Primary Partition. Extended Partition. Logical Drives
Logical Drives and Extended Partitions
When more than four logical disks are required on a single physical disk, the first partition should be a primary partition. The second partition can be created as an extended partition, which can contain all the remaining unpartitioned space on the disk.
A primary partition is one that can be used as the system partition. If the disk does not contain a system partition, you can configure the entire disk as a single, extended partition.
Some computers create an EISA configuration partition as the first partition on the hard disk.
Windows NT detects an extended partition because the System ID byte in the Partition Table entry is set to 5. There can be only one extended partition on a hard disk.
Within the extended partition, you can create any number of logical drives. As a practical matter, the number of available drive letters is the limiting factor in the number of logical drives that you can define.
When you have an extended partition on the hard disk, the entry for that partition in the Partition Table (at the end of the Master Boot Record) points to the first disk sector in the extended partition. The first sector of each logical drive in an extended partition also has a Partition Table, which is the last 66 bytes of the sector. (The last two bytes of the sector are the end-of-sector marker.)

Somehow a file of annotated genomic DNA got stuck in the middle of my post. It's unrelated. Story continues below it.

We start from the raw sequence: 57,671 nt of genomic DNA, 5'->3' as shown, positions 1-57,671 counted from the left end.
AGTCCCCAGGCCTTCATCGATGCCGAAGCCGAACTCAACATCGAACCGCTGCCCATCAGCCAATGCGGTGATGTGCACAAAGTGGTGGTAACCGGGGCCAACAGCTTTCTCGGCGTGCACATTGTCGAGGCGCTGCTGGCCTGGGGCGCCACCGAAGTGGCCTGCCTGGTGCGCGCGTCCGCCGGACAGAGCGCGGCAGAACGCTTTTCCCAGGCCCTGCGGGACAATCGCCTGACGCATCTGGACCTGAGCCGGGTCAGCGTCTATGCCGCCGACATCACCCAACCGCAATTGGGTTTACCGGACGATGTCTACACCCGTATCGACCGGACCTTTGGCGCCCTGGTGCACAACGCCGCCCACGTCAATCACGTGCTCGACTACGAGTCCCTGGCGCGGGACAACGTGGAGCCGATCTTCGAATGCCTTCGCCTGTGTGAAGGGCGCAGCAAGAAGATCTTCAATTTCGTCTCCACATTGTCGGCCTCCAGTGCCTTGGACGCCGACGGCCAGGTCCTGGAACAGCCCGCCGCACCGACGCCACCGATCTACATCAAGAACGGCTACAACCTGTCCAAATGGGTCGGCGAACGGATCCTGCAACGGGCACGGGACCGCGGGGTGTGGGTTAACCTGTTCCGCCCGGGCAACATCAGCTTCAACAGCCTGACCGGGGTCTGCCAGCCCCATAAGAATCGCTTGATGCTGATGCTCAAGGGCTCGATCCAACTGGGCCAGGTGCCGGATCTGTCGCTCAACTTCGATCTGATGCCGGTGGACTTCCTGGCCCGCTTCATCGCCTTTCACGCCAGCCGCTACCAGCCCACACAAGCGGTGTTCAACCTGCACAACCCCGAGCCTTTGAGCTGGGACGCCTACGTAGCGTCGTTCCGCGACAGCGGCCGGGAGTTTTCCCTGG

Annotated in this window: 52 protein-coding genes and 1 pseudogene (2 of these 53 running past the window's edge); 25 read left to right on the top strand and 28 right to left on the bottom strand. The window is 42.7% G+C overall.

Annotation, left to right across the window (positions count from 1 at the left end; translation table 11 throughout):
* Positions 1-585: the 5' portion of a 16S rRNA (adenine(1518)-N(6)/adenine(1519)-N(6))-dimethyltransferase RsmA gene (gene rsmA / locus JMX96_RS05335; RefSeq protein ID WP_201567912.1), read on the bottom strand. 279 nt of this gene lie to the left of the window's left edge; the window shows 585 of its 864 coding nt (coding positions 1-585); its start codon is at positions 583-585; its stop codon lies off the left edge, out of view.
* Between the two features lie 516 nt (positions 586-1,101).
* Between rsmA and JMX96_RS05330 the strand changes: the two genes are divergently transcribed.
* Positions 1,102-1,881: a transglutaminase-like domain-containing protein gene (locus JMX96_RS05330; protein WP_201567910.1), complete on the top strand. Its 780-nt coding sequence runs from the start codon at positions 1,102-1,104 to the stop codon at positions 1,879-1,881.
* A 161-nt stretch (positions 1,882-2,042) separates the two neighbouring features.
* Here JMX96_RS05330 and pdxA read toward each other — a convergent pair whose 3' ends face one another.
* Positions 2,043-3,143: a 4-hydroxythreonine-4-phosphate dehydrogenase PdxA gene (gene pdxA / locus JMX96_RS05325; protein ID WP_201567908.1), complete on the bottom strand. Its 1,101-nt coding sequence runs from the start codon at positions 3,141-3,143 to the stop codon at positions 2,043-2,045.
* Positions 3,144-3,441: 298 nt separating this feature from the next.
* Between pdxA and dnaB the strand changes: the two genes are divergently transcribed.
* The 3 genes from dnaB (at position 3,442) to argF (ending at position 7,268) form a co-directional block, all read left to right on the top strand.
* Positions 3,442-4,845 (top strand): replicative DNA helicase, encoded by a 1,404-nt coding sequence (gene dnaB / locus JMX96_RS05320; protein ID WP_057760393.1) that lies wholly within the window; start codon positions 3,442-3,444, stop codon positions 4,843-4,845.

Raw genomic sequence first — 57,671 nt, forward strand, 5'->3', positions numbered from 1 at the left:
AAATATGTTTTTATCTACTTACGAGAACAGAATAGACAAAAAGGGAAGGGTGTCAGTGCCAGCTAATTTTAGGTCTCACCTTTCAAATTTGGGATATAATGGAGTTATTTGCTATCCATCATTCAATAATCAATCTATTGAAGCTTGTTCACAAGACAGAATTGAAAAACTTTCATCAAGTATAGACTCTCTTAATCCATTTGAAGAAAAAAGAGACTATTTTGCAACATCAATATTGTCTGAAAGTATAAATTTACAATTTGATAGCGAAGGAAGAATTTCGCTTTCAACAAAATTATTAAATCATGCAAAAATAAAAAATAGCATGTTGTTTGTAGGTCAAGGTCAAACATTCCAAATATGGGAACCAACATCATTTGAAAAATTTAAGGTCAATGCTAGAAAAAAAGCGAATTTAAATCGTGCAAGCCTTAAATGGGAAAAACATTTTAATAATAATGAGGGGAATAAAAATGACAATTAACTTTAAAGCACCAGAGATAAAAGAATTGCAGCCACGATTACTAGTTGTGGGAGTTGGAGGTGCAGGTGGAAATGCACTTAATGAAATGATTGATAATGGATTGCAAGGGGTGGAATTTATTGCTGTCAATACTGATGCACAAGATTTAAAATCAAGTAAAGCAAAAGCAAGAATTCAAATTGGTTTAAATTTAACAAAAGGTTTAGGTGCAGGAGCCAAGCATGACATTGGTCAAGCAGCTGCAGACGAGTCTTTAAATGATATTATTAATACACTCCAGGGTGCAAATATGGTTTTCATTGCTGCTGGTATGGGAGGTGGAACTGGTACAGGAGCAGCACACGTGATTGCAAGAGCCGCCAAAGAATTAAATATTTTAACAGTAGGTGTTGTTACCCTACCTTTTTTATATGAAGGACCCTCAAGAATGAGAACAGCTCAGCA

These are the entries in an extended Partition Table:
- The first entry is for the current logical drive.
- The second entry contains information about the next logical drive in the extended partition.
- Entries three and four are all zeroes.
This format repeats for every logical drive. The last logical drive has only its own partition entry listed. The entries for partitions 2-4 are all zeroes.
The Partition Table entry is the only information on the first side of the first cylinder of each logical drive in the extended partition. The entry for partition 1 in each Partition Table contains the starting address for data on the current logical drive. And the entry for partition 2 is the address of the sector that contains the Partition Table for the next logical drive.
The use of the Relative Sector and Total Sectors fields for logical drives in an extended partition is different than for primary partitions. For the partition 1 entry of each logical drive, the Relative Sectors field is the sector from the beginning of the logical drive that contains the Partition Boot Sector. The Total Sectors field is the number of sectors from the Partition Boot Sector to the end of the logical drive.
For the partition 2 entry, the Relative Sectors field is the offset from the beginning of the extended partition to the sector containing the Partition Table for the logical drive defined in the Partition 2 entry. The Total Sectors field is the total size of the logical drive defined in the Partition 2 entry.
If a logical drive is part of a volume set, the Partition Boot Sector is at the beginning of the first member of the volume set. Other members of the volume set have data where the Partition Boot Sector would normally be located.
For more detailed information see resource kits on Microsoft Developers Network (MSDN)
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